Understanding and Using File Attributes

by Allen Wyatt
(last updated September 29, 2014)

12

Windows files have several attributes, or properties. These attributes affect how the file can be manipulated. What follows is a list of the available file attributes and what they mean:

  • Read-only: The file cannot be accidentally edited and saved.
  • Hidden: The file cannot be seen in Windows Explorer. (Hidden files are discussed in another tip.)
  • System: The file is a system file and should not be manipulated by the user.
  • File is ready for archiving: This was originally used to indicate that the file is available to be backed up. This attribute is no longer used in the majority of today's backup programs.
  • Allow this file to have contents indexed in addition to file properties: This tells the system that when it indexes the file, it should also index the contents of the file. Indexing the contents of a file allows you to use the Search feature of Windows Explorer to find files that contain the specified text. If the contents are not indexed, the Search feature will only find files by their name.
  • Compress contents to save disk space: This tells the system to compress the file in order to save disk space. A file that is compressed is shown in blue.
  • Encrypt contents to secure data: This causes the file to be encrypted, assuming the system has a properly configured recovery policy.

There are a couple of ways to view and change a file's attributes. One way is through Windows Explorer. By right-clicking on a file and selecting Properties, Windows displays a Properties dialog box for the file. (See Figure 1.)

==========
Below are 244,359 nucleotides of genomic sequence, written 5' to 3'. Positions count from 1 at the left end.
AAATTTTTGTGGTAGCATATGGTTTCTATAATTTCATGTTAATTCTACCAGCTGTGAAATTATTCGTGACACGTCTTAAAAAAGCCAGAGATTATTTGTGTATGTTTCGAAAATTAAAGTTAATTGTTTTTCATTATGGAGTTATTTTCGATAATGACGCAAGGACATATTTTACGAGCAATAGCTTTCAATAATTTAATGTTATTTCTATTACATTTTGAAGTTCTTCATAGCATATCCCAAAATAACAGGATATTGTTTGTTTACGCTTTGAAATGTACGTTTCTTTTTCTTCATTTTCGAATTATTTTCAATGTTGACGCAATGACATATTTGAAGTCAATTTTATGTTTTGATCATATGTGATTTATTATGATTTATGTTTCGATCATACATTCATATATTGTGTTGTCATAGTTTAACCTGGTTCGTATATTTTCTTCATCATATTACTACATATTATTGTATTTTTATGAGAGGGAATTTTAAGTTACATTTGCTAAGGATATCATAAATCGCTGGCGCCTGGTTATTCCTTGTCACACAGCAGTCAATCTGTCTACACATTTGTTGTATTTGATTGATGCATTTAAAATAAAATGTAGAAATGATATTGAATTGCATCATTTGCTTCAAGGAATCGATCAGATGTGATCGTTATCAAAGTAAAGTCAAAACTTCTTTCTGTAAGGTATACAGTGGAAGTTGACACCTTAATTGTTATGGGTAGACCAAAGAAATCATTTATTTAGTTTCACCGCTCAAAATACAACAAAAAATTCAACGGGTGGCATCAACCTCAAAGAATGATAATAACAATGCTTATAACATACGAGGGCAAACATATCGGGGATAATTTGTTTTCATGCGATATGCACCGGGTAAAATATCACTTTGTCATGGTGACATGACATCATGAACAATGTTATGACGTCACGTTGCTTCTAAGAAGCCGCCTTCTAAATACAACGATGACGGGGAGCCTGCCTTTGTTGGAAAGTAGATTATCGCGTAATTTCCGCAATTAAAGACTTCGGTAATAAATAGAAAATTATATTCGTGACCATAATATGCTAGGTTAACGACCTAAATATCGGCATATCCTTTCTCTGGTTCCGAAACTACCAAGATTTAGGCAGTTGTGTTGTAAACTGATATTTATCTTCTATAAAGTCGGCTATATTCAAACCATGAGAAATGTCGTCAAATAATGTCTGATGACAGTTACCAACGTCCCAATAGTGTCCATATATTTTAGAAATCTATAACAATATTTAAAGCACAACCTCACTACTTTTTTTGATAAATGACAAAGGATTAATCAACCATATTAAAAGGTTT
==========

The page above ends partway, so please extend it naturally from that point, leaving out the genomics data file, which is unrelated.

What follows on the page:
Figure 1. A file's Properties window.

In the Properties dialog box you can set the Read-only and Hidden attributes. There are more attributes, though, and these can be seen by clicking the Advanced button to display the Advanced Attributes dialog box. (See Figure 2.)

Figure 2. A file's Advanced Attributes window.

Again, setting or clearing the checkboxes is how you set or clear the file's attributes.

 This tip (12023) applies to Windows 7 and 8.

Author Bio

Allen Wyatt

With more than 50 non-fiction books and numerous magazine articles to his credit, Allen Wyatt is an internationally recognized author. He  is president of Sharon Parq Associates, a computer and publishing services company. ...

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Comments

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What is nine minus 5?

2016-11-15 08:53:01

Bengalamatix

Something different than Carbonote, you ask Gordon Schochet?

Try out the BackUp Maker. At first it may overwhelm with number of steps required for setting an action for a specific copy backup process, but once out figure out what means what you can probably any kind of configuration , with access via Tray with only two click [or set it automatically in the background]


2016-11-12 02:15:15

erfan

hi on windows 10 i mark folder archiving
but when i copy the folder that mark isnt there and folder archiving has no mark


2016-09-01 09:32:05

Thomas Redd

Gordon,
I understand what you wish you had. I have created a batch file that accomplishes my goal--like yours--very quickly and easily. I have the batch file on my desktop and when I run it, new files and changed files are copied to the specified directory on my external hard drive. It is really very simple but it works. If you create that kind of a batch file, do it in notepad, and save it out as a text file with the extension of ".bat". Then it will run for you and copy files in the old fashioned DOS kind of commands. I will include the text of my file for you. You must modify it to have it move to your specific file location and to save to the specific location. I would be happy to have you contact me for more specific help if you need. My email address is: thomasredd@yahoo.com. Here is the text: